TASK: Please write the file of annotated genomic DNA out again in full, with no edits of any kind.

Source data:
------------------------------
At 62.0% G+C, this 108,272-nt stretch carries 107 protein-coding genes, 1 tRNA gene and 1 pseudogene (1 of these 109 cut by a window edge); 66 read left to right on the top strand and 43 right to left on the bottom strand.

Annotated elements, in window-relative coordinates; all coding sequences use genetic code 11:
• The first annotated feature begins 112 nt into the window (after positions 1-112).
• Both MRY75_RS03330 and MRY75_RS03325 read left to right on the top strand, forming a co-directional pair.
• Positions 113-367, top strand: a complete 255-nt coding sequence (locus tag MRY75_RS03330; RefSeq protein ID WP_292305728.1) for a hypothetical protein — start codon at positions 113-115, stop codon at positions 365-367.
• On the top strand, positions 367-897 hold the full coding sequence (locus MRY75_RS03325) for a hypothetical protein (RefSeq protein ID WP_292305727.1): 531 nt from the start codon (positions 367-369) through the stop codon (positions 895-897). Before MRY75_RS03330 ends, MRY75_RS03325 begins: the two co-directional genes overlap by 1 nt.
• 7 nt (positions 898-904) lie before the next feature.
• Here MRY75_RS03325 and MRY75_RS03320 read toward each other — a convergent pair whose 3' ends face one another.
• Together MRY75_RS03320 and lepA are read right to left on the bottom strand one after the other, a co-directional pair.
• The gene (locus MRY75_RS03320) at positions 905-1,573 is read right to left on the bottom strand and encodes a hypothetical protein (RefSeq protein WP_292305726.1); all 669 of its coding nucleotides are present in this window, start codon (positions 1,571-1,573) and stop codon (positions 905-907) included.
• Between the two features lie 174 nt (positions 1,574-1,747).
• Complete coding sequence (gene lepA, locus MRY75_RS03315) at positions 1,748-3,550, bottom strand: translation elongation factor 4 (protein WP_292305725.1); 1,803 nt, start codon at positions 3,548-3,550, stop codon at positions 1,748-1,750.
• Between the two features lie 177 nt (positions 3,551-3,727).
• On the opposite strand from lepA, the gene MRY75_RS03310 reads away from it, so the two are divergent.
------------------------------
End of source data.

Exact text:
At 62.0% G+C, this 108,272-nt stretch carries 107 protein-coding genes, 1 tRNA gene and 1 pseudogene (1 of these 109 cut by a window edge); 66 read left to right on the top strand and 43 right to left on the bottom strand.

Annotated elements, in window-relative coordinates; all coding sequences use genetic code 11:
• The first annotated feature begins 112 nt into the window (after positions 1-112).
• Both MRY75_RS03330 and MRY75_RS03325 read left to right on the top strand, forming a co-directional pair.
• Positions 113-367, top strand: a complete 255-nt coding sequence (locus tag MRY75_RS03330; RefSeq protein ID WP_292305728.1) for a hypothetical protein — start codon at positions 113-115, stop codon at positions 365-367.
• On the top strand, positions 367-897 hold the full coding sequence (locus MRY75_RS03325) for a hypothetical protein (RefSeq protein ID WP_292305727.1): 531 nt from the start codon (positions 367-369) through the stop codon (positions 895-897). Before MRY75_RS03330 ends, MRY75_RS03325 begins: the two co-directional genes overlap by 1 nt.
• 7 nt (positions 898-904) lie before the next feature.
• Here MRY75_RS03325 and MRY75_RS03320 read toward each other — a convergent pair whose 3' ends face one another.
• Together MRY75_RS03320 and lepA are read right to left on the bottom strand one after the other, a co-directional pair.
• The gene (locus MRY75_RS03320) at positions 905-1,573 is read right to left on the bottom strand and encodes a hypothetical protein (RefSeq protein WP_292305726.1); all 669 of its coding nucleotides are present in this window, start codon (positions 1,571-1,573) and stop codon (positions 905-907) included.
• Between the two features lie 174 nt (positions 1,574-1,747).
• Complete coding sequence (gene lepA, locus MRY75_RS03315) at positions 1,748-3,550, bottom strand: translation elongation factor 4 (protein WP_292305725.1); 1,803 nt, start codon at positions 3,548-3,550, stop codon at positions 1,748-1,750.
• Between the two features lie 177 nt (positions 3,551-3,727).
• On the opposite strand from lepA, the gene MRY75_RS03310 reads away from it, so the two are divergent.